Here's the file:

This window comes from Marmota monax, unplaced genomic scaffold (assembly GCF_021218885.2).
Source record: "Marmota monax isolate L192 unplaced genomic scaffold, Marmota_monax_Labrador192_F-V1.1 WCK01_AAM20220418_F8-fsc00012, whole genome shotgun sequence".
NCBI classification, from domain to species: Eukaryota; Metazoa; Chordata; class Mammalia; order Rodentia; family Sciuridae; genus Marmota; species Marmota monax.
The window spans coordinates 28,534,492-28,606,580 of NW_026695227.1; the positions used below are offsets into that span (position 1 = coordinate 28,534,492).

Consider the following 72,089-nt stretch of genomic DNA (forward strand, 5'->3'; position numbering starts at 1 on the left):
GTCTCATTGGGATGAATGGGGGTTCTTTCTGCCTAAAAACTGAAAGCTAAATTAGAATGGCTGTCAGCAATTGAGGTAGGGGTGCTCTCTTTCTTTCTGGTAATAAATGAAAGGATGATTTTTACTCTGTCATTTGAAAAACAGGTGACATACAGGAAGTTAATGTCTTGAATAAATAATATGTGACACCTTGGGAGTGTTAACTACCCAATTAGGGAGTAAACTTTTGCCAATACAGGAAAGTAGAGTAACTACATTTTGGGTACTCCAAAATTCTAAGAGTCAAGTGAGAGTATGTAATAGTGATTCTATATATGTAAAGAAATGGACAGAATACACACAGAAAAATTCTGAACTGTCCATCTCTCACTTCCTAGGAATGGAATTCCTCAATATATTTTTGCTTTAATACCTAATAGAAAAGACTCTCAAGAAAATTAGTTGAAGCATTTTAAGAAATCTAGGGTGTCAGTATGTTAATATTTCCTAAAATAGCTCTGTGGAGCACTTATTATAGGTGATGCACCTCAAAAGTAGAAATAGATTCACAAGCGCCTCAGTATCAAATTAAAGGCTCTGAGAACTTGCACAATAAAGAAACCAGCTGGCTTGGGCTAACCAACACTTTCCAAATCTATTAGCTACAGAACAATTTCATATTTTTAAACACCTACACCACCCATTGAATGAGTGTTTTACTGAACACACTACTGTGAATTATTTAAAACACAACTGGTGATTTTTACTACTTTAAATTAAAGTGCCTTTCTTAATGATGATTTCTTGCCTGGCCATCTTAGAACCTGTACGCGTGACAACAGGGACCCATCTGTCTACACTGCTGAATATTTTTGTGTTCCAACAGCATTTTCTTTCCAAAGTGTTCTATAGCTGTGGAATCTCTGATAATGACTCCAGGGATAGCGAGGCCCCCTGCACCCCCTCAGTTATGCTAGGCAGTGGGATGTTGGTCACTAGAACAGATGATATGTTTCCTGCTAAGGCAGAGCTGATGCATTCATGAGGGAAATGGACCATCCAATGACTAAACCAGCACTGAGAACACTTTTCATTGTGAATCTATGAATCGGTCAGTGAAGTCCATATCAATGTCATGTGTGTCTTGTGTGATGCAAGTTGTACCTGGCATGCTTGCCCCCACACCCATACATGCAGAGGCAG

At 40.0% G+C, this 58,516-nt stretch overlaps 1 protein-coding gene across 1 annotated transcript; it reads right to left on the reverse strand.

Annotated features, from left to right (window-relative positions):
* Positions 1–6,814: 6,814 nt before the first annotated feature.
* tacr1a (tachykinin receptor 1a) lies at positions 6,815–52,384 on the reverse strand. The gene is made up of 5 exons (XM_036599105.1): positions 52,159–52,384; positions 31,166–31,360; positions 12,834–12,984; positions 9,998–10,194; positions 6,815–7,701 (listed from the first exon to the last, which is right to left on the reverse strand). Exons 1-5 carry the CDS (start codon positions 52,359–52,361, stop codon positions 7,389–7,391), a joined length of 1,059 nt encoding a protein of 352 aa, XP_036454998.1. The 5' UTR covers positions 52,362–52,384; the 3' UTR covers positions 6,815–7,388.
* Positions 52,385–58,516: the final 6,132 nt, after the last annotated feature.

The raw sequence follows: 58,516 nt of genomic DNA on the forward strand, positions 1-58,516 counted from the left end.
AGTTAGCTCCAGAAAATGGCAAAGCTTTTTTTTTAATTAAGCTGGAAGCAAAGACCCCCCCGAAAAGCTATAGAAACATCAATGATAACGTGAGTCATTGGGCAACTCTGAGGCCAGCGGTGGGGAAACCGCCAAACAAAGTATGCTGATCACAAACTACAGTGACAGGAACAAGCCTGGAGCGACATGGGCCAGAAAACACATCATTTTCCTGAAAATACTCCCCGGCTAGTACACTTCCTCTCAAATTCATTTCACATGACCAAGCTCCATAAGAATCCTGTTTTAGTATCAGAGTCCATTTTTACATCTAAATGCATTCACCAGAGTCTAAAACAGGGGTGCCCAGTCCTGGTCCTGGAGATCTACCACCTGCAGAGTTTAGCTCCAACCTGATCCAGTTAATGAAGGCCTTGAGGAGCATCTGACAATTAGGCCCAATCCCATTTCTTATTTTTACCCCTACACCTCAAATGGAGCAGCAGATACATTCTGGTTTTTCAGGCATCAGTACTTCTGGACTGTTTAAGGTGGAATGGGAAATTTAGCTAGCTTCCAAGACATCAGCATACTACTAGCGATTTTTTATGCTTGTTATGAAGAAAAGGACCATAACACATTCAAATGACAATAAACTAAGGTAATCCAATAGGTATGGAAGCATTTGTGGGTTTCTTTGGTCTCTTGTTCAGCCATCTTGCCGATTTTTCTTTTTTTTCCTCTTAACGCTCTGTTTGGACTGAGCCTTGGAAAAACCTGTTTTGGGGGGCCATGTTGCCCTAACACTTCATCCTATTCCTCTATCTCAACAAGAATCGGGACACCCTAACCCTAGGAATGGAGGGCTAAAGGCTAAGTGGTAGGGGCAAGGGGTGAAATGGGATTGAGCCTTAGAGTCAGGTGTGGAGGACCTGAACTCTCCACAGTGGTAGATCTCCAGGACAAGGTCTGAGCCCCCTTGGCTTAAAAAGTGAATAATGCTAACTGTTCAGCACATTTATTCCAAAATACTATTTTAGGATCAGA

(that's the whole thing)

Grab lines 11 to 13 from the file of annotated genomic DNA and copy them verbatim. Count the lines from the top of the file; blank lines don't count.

* Positions 52,385–58,516: the final 6,132 nt, after the last annotated feature.

The raw sequence follows: 58,516 nt of genomic DNA on the forward strand, positions 1-58,516 counted from the left end.
AGTTAGCTCCAGAAAATGGCAAAGCTTTTTTTTTAATTAAGCTGGAAGCAAAGACCCCCCCGAAAAGCTATAGAAACATCAATGATAACGTGAGTCATTGGGCAACTCTGAGGCCAGCGGTGGGGAAACCGCCAAACAAAGTATGCTGATCACAAACTACAGTGACAGGAACAAGCCTGGAGCGACATGGGCCAGAAAACACATCATTTTCCTGAAAATACTCCCCGGCTAGTACACTTCCTCTCAAATTCATTTCACATGACCAAGCTCCATAAGAATCCTGTTTTAGTATCAGAGTCCATTTTTACATCTAAATGCATTCACCAGAGTCTAAAACAGGGGTGCCCAGTCCTGGTCCTGGAGATCTACCACCTGCAGAGTTTAGCTCCAACCTGATCCAGTTAATGAAGGCCTTGAGGAGCATCTGACAATTAGGCCCAATCCCATTTCTTATTTTTACCCCTACACCTCAAATGGAGCAGCAGATACATTCTGGTTTTTCAGGCATCAGTACTTCTGGACTGTTTAAGGTGGAATGGGAAATTTAGCTAGCTTCCAAGACATCAGCATACTACTAGCGATTTTTTATGCTTGTTATGAAGAAAAGGACCATAACACATTCAAATGACAATAAACTAAGGTAATCCAATAGGTATGGAAGCATTTGTGGGTTTCTTTGGTCTCTTGTTCAGCCATCTTGCCGATTTTTCTTTTTTTTCCTCTTAACGCTCTGTTTGGACTGAGCCTTGGAAAAACCTGTTTTGGGGGGCCATGTTGCCCTAACACTTCATCCTATTCCTCTATCTCAACAAGAATCGGGACACCCTAACCCTAGGAATGGAGGGCTAAAGGCTAAGTGGTAGGGGCAAGGGGTGAAATGGGATTGAGCCTTAGAGTCAGGTGTGGAGGACCTGAACTCTCCACAGTGGTAGATCTCCAGGACAAGGTCTGAGCCCCCTTGGCTTAAAAAGTGAATAATGCTAACTGTTCAGCACATTTATTCCAAAATACTATTTTAGGATCAGA